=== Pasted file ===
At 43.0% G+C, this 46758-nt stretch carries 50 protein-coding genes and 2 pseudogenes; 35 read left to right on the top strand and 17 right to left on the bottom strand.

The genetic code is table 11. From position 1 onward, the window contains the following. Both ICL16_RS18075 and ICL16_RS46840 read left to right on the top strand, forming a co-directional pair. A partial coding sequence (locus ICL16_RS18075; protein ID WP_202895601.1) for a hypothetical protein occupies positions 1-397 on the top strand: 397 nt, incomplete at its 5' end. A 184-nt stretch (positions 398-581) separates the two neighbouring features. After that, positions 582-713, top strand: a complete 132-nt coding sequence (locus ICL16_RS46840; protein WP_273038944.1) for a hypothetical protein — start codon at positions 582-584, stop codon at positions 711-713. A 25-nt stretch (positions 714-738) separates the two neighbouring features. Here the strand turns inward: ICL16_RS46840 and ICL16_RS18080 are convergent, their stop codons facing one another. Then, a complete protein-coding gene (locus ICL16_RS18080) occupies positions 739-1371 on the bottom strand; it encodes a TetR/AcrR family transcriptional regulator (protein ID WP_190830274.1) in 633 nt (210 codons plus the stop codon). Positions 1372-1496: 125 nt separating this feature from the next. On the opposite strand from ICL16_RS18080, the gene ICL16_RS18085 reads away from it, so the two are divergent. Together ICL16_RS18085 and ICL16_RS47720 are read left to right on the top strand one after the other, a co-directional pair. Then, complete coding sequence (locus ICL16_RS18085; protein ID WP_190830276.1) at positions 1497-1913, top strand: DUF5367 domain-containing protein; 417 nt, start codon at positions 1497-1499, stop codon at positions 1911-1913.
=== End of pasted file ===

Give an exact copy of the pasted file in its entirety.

At 43.0% G+C, this 46758-nt stretch carries 50 protein-coding genes and 2 pseudogenes; 35 read left to right on the top strand and 17 right to left on the bottom strand.

The genetic code is table 11. From position 1 onward, the window contains the following. Both ICL16_RS18075 and ICL16_RS46840 read left to right on the top strand, forming a co-directional pair. A partial coding sequence (locus ICL16_RS18075; protein ID WP_202895601.1) for a hypothetical protein occupies positions 1-397 on the top strand: 397 nt, incomplete at its 5' end. A 184-nt stretch (positions 398-581) separates the two neighbouring features. After that, positions 582-713, top strand: a complete 132-nt coding sequence (locus ICL16_RS46840; protein WP_273038944.1) for a hypothetical protein — start codon at positions 582-584, stop codon at positions 711-713. A 25-nt stretch (positions 714-738) separates the two neighbouring features. Here the strand turns inward: ICL16_RS46840 and ICL16_RS18080 are convergent, their stop codons facing one another. Then, a complete protein-coding gene (locus ICL16_RS18080) occupies positions 739-1371 on the bottom strand; it encodes a TetR/AcrR family transcriptional regulator (protein ID WP_190830274.1) in 633 nt (210 codons plus the stop codon). Positions 1372-1496: 125 nt separating this feature from the next. On the opposite strand from ICL16_RS18080, the gene ICL16_RS18085 reads away from it, so the two are divergent. Together ICL16_RS18085 and ICL16_RS47720 are read left to right on the top strand one after the other, a co-directional pair. Then, complete coding sequence (locus ICL16_RS18085; protein ID WP_190830276.1) at positions 1497-1913, top strand: DUF5367 domain-containing protein; 417 nt, start codon at positions 1497-1499, stop codon at positions 1911-1913.